How four countries practise direct democracy today

Article by Bruno Kaufmann: “We are the people,” protesters on the streets of East Germany shouted back in 1989 as a challenge to the then-communist one-party state. One year later, they had succeeded in overcoming half a century of dictatorship and establishing a united democratic country with West Germany.

Since then, hundreds of millions of people around the world have demanded the fulfilment of a fundamental human right, set out in the 1948 Universal Declaration of Human Rights (Article 21.1): “Everyone has the right to take part in the government of his country, directly or through freely chosen representatives.” 

“The idea of having ordinary people capable of governing themselves is much older than the UN Human Rights Declaration”, says John Matusaka, a finance professor at the University of Southern California and the author of several books on the role of modern direct democracy in representative government systems. “Popular self-government is an experiment that continues to shape the modern world.” 

Although this experiment has sometimes ended in a populist or even autocratic backlash, a growing number of political communities – cities, regions, nation-states and even continents – have been able to establish and implement a large variety of people-led initiatives and referendums in recent years. Some countries, like Switzerland and the United States, have been practising citizen-lawmaking for more than a century. Others, like Taiwan, are relative newcomers to the field and showcase the breadth of participatory democracy tools being applied today…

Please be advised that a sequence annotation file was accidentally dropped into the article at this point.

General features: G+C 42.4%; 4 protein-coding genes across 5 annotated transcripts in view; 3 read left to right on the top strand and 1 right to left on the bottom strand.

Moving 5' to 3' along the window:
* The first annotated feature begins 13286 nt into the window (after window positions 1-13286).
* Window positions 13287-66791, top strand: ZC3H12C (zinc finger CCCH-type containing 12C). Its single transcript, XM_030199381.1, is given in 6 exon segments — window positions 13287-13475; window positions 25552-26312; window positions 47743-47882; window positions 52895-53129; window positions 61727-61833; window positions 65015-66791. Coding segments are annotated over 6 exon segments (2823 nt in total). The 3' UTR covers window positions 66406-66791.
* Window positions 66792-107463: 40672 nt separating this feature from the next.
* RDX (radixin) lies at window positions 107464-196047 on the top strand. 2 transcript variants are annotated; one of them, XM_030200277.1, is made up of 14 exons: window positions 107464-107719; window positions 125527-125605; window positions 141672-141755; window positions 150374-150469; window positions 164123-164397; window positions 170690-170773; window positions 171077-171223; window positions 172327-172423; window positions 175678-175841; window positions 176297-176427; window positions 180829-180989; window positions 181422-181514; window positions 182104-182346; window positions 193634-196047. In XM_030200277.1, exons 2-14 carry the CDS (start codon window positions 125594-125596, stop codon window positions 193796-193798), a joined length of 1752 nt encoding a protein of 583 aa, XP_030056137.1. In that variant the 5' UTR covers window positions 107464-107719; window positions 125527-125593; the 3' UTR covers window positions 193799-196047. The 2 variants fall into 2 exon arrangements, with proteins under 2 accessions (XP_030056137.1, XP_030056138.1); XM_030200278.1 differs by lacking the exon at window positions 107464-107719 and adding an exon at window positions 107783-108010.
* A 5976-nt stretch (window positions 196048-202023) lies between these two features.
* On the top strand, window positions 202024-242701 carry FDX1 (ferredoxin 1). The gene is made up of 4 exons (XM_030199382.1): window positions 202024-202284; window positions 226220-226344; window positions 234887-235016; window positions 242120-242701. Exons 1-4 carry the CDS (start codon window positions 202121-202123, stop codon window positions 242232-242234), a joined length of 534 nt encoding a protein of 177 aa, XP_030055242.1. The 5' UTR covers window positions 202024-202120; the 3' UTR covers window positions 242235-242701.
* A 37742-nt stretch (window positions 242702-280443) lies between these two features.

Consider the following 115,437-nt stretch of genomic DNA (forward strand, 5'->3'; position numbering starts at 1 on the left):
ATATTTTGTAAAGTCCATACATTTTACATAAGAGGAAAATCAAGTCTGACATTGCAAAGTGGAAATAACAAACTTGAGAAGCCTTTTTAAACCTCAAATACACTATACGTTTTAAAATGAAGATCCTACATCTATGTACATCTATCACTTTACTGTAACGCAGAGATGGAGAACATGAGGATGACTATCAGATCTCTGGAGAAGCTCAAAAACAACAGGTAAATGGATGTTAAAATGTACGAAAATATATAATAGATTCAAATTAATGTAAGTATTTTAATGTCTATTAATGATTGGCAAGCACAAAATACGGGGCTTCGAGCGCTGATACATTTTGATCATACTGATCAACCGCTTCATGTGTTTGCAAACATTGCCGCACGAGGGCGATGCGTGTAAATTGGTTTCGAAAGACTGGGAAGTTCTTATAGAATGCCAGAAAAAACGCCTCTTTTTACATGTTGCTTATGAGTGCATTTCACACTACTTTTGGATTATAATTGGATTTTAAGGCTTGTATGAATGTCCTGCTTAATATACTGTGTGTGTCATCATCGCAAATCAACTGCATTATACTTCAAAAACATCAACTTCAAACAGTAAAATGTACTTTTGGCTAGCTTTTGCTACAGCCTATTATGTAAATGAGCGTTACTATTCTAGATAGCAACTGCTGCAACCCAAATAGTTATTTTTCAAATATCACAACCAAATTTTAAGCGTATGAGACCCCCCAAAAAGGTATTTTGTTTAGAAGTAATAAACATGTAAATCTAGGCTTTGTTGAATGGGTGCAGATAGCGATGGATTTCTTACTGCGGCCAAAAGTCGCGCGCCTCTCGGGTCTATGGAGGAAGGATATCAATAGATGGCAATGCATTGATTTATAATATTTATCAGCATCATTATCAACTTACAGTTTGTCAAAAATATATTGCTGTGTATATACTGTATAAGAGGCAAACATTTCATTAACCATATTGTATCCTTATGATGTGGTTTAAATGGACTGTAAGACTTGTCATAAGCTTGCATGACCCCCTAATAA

The island of Taiwan (36,000 km2, population 23 million) has moved from a democracy on paper to a functioning democracy run by the Taiwanese people, through a process that has accelerated since the 1980s. Today it is a vibrant multiethnic society with 18 official languages.

In 2003 Taiwan introduced its first law on initiatives and referendums. In the last 20 years, the text has undergone improvements and amendments that include a relatively low threshold for forcing a popular vote on proposed legislation. These changes mean that today the people of Taiwan are able to have a genuine say in politics – both at the local and national levels. 

In November 2018 alone, more than ten citizen-led proposals, on issues ranging from environmental protection and marriage equality to the international status of the island, were put to a general vote. In 2021 the Taiwanese decided to amend their direct democracy law in a way that voting on candidates in elections and on issues by referendum were separated. 

One weakness in the process, however, is the legal requirement for a minimum 25% approval rate among the whole electorate for a proposition to pass. This  allows opponents of a proposal to influence the outcome of the vote by simply not participating. In 2021 four referendums were invalidated as they did not reach the approval of 25% among all voters…(More)”.